The Bible and the great Tradition are massively interested in prayer, especially the prayer of petition. There are many types of prayer—meditation, contemplation, adoration, etc.—but the most basic and most practiced form of prayer is the prayer of petition, of asking God for something. Studies have shown that everyone prays, that even professed nonbelievers pray. It seems to be born of a profound instinct in the human heart. We ask God for things; we beg; we implore; we desire; we long. But what precisely is petitionary prayer, and how does it work? Our first reading and Gospel for this weekend shed a good deal of light on this issue.
Persistence in Prayer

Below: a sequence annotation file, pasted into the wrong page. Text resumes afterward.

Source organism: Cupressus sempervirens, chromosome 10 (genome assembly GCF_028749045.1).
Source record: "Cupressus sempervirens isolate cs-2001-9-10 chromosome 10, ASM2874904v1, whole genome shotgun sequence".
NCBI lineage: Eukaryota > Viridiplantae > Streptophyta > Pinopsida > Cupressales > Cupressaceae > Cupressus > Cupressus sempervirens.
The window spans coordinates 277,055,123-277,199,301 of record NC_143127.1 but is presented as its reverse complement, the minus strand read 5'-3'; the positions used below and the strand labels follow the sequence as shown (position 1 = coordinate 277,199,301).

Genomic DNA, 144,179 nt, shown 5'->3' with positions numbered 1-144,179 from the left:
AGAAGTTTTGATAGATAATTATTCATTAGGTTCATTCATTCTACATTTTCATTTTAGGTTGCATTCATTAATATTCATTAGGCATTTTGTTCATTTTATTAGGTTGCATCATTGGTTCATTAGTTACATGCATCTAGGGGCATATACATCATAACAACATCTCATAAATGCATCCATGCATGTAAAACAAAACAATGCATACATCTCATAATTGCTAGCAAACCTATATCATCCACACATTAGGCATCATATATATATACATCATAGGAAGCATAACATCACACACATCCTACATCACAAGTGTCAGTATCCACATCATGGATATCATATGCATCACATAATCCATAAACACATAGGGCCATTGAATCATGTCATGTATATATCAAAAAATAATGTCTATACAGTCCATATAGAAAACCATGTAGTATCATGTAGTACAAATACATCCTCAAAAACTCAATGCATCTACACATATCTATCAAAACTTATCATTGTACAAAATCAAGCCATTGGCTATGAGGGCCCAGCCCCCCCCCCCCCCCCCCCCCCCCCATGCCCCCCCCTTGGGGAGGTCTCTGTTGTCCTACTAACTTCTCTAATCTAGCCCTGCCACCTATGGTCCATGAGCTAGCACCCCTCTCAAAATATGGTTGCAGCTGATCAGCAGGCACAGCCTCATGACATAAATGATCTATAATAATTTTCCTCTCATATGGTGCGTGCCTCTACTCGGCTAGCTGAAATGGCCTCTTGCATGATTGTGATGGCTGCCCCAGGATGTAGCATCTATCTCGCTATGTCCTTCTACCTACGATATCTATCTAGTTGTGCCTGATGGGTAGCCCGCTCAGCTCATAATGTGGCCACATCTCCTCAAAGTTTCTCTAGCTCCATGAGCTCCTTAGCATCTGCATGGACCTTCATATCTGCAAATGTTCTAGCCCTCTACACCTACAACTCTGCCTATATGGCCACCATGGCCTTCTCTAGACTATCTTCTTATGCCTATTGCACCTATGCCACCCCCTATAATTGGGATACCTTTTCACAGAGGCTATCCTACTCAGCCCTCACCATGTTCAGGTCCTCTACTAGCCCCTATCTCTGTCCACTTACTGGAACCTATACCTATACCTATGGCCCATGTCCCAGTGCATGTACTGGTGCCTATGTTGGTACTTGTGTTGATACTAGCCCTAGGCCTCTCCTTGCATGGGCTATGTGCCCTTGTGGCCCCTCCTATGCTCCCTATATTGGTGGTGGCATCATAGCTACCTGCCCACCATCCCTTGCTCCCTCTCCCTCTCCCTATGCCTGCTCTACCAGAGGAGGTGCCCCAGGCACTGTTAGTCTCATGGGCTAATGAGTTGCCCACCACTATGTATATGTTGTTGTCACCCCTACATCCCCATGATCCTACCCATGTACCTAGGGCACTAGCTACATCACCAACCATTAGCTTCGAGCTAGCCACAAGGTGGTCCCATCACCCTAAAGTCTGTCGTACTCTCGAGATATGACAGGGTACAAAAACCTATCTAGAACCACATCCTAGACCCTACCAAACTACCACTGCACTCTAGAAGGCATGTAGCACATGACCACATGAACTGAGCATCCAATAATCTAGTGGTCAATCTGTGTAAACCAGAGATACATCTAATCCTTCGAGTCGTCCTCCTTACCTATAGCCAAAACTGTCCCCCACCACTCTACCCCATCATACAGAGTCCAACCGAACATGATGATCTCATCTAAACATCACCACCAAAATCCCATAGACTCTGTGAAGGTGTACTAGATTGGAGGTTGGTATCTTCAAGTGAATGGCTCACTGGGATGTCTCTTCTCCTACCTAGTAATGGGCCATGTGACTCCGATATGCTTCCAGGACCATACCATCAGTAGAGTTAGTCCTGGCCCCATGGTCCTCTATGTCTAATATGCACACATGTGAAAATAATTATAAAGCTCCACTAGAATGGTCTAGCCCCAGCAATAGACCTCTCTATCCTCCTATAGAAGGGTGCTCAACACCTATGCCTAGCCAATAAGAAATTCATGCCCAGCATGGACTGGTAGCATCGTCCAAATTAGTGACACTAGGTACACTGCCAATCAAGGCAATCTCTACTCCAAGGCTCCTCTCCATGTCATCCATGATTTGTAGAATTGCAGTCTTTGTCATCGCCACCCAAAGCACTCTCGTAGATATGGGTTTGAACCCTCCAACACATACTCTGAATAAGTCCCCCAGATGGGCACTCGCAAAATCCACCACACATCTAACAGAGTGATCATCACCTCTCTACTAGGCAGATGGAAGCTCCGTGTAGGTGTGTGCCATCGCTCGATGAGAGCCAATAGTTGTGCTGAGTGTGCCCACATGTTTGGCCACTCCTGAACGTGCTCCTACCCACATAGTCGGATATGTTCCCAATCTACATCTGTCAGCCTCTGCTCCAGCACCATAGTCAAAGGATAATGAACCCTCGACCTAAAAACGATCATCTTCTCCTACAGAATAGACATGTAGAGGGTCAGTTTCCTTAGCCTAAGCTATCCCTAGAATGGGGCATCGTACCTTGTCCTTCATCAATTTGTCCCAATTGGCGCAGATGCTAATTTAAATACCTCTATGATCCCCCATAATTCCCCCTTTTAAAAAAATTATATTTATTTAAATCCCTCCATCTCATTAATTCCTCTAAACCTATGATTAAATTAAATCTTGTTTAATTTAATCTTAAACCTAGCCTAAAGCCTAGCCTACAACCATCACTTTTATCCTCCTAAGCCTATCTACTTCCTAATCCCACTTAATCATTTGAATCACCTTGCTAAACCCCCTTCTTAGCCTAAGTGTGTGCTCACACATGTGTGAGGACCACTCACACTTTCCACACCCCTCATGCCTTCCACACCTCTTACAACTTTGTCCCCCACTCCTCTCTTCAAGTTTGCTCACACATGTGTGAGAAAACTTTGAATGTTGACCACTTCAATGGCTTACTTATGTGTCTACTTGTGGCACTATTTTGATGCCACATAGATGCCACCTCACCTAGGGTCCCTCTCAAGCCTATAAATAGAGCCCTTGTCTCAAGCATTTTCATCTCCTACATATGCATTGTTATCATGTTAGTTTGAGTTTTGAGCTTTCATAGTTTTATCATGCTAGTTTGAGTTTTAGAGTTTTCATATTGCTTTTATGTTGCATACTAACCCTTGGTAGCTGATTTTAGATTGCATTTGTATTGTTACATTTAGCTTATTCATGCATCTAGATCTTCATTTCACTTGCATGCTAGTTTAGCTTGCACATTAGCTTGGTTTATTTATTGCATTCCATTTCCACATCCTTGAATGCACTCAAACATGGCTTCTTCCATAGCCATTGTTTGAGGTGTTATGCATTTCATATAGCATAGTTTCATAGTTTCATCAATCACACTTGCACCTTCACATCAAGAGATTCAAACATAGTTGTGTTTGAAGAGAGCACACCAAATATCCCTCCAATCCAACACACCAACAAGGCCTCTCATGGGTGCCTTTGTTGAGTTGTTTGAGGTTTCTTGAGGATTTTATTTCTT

Cycle AOrdinary TimeWeek 29
by Bishop Robert BarronOctober 20, 2019
- World Mission Sunday: What It Means and Where We Serve
- “Dead Poets Society” and the Crisis of the Humanities
- When Hating God and the World Seems Reasonable
- Are You Blinded by Cities of Sin?
- Kanye’s “Donda”: Still Christian, Still Meeting Many Where They Are
- St. Luke: A Good Reader, Observer, and Listener
- Horror and Catholicism: Hounds of Hell Show Up for “Midnight Mass”
- Carrying Things to Term: Why Patience Is So Difficult
- John Henry Newman: Patron Saint of Novelists?
- Do You Really Want What God Wants?
- The Moral and Spiritual Purpose of the Law
- 2 Great Books to Complete the Year of St. Joseph
- Passing on the Faith Through Storytelling
- Marshall McLuhan and Pope Francis Call for Dialogue Over Hate
- Nassim Nicholas Taleb, Pascal’s Wager, and the Risks We Take
- It’s Time for a Radical Choice